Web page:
Webers bureaucratic form of organization and RST management follow similar
standards when it comes to employee policies and rules. In RST organizations, there is always
some form of employee handbook that stresses company policies and rules that every employee
must adhere to. Webers bureaucracy appears to constitute of stricter laws that limit the
employee. The purpose of the employee handbook in the realm of RST, is to create a sense of
equality between workers. Additionally, it makes the expectations of workplace behavior clear
across. Finally, when necessary, it will also include a system to address the whatever issues arise.
Like the bureaucracy, incidents of not following any of the rules are documented. The purpose is
to hold the employee accountable and to keep tabs to ensure it is not a growing issue with the
employee. Both management practices ensure that hiring and promotions are based of
qualifications and quality work, as opposed to solely personal connection. The difference in RST
is that many interpersonal relationships develop in the field. Networking is a huge necessity in
RST. Networking helps develop personal connections, which can benefit an employee by making
them more competitive for positions. That said, the prospective employee will still have to meet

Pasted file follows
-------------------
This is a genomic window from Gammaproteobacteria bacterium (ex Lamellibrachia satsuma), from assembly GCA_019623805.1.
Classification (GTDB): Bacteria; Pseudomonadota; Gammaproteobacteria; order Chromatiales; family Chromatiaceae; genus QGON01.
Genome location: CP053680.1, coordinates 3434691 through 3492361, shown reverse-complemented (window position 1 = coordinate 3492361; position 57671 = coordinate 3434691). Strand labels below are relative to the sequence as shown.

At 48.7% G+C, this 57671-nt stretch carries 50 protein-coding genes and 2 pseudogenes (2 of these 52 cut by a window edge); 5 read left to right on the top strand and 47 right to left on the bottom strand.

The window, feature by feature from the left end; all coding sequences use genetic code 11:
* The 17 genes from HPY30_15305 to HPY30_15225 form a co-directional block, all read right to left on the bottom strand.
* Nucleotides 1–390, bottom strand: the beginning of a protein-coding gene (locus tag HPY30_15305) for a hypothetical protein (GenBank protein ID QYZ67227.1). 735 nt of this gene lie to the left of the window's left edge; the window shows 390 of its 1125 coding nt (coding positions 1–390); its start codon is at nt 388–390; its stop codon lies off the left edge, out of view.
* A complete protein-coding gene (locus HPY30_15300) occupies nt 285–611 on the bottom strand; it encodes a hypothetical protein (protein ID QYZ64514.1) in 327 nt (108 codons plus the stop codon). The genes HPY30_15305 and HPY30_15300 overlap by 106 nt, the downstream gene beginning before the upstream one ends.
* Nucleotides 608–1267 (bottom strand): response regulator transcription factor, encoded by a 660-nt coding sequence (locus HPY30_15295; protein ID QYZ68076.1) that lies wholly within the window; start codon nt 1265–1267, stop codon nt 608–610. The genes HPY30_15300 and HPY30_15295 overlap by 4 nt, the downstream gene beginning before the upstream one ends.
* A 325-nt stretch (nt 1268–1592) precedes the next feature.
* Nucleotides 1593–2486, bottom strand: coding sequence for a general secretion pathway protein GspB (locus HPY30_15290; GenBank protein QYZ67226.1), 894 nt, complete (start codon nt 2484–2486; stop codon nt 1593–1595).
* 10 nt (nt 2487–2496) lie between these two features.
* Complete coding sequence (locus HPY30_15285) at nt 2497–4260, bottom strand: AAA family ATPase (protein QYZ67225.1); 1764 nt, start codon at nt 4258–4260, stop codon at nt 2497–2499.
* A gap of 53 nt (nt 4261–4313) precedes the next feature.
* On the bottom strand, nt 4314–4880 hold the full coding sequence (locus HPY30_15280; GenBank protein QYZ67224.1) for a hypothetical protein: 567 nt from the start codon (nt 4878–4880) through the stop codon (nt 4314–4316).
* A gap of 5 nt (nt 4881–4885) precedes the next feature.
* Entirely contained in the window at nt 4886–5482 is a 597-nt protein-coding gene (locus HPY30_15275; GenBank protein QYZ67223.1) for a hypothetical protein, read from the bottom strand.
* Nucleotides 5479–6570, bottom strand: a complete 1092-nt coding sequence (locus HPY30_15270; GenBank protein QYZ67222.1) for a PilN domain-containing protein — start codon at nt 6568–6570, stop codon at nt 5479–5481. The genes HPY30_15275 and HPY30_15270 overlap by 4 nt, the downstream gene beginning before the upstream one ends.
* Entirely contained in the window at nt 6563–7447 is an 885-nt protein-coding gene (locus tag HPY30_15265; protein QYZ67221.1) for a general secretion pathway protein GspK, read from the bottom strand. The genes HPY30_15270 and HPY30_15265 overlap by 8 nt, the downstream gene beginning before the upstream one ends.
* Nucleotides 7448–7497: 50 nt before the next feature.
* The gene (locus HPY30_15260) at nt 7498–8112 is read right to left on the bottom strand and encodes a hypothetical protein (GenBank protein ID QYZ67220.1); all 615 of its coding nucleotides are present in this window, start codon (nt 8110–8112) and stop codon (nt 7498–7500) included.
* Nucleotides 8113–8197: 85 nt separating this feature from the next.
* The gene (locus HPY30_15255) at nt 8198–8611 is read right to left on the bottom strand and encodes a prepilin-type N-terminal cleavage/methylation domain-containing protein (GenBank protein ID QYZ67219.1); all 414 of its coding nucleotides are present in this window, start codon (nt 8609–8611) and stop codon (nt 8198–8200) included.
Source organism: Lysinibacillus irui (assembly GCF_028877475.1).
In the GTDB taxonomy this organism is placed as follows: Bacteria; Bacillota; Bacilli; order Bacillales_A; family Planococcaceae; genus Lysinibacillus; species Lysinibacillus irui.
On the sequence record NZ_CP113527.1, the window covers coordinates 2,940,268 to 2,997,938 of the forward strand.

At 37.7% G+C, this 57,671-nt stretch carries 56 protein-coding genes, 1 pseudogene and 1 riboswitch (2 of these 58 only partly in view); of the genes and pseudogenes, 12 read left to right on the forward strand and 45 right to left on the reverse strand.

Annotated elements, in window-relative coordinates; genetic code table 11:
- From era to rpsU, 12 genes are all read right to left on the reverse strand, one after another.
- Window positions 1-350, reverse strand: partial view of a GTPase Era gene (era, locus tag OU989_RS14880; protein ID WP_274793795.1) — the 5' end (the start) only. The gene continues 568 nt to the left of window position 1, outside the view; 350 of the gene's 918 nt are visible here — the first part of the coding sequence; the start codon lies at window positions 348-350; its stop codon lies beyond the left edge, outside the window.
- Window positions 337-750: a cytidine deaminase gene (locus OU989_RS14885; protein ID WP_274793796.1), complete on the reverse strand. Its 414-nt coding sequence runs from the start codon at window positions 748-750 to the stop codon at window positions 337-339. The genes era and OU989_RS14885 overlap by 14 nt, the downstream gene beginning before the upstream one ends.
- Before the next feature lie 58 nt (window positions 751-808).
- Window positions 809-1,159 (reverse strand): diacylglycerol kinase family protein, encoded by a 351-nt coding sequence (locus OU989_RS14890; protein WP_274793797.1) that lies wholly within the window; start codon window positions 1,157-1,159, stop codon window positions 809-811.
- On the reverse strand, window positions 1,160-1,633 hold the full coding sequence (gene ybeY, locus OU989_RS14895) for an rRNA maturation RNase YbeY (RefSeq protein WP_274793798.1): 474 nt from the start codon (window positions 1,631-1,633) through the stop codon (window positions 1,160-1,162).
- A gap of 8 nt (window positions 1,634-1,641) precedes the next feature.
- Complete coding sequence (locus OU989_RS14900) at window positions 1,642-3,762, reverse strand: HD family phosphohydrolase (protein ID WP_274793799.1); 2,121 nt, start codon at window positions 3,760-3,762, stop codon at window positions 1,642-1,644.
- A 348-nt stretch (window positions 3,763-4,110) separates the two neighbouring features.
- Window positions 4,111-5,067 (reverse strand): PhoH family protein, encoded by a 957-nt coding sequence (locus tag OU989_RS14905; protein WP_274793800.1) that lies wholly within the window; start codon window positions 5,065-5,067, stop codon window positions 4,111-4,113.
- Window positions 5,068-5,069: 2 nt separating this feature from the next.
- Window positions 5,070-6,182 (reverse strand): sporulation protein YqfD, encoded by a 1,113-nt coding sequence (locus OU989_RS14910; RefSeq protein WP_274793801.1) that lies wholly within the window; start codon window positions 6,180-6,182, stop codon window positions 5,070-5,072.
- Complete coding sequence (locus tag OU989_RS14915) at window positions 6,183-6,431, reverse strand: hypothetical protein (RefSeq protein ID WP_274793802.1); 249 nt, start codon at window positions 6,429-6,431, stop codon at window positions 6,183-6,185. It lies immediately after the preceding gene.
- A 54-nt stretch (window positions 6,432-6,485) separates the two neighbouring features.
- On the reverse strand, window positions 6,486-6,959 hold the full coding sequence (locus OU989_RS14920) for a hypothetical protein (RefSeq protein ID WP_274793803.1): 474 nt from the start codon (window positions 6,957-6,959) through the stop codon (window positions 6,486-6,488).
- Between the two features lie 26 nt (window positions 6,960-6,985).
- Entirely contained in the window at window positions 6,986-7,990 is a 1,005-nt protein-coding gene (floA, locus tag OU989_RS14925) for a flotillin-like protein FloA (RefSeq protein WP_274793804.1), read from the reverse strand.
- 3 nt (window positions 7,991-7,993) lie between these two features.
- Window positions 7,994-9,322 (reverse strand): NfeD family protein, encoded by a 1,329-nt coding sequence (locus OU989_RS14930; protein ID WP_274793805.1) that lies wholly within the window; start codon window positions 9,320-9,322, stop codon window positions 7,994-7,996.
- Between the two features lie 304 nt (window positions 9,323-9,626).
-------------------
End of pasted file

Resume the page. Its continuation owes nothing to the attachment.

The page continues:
the job qualifications and display quality work in order to ultimately succeed at the job.
There are several parallels between RST management practices and Webers bureaucratic
form of organization. However, the differences outweigh the limited similarities. Overall, the
biggest difference deals with the firm structure that the bureaucracy puts on its employees. In
RST, workers need the flexibility and the opportunity to be creative. Thinking outside the box
and being innovative is how employees will stand out in the field to progress in their career. RST
is all about the connections you can make with various organizations and employers. RST-
related positions garner interest from people all around the world, so the competition is high. By
following the bureaucratic principles, a person pursuing a career in RST would have a difficult
time with their overall development and continuous growth.
Webers bureaucratic form of organization illustrates ideal organizational structure,
according to Edington. (2015). As explained earlier, his five main successful characteristics that
constitute a bureaucratic style are what he believes as the most efficient way to run any
organization. From his theory, people can learn successful ways to work on a team. Not only can
they utilize his ideals in social settings, but they can also use his theory to work efficiently in a
department or structure an organization as a whole.
An article written by Michael Lutzker in the American Archivist dives deeper into what
Webers theory looks like among modern large-scale organizations. The article aims to discover
how archivists utilize Webers theory to understand all modern politico-economic systems:
capitalist, socialist, and communist (Lutzker, 1982). Not only can Webers five theories be seen
in the structure of all of these political partys organizations, but democracy is something that
Weber was particularly interested in. It is important to understand Webers theory in order to
understand the functionality and structure of our democratic nation as it is definitely prevalent in
our society today. Our government has division of work, centralized authority through the
election of a president, rules in the form of laws, rational personnel policies in the form of fair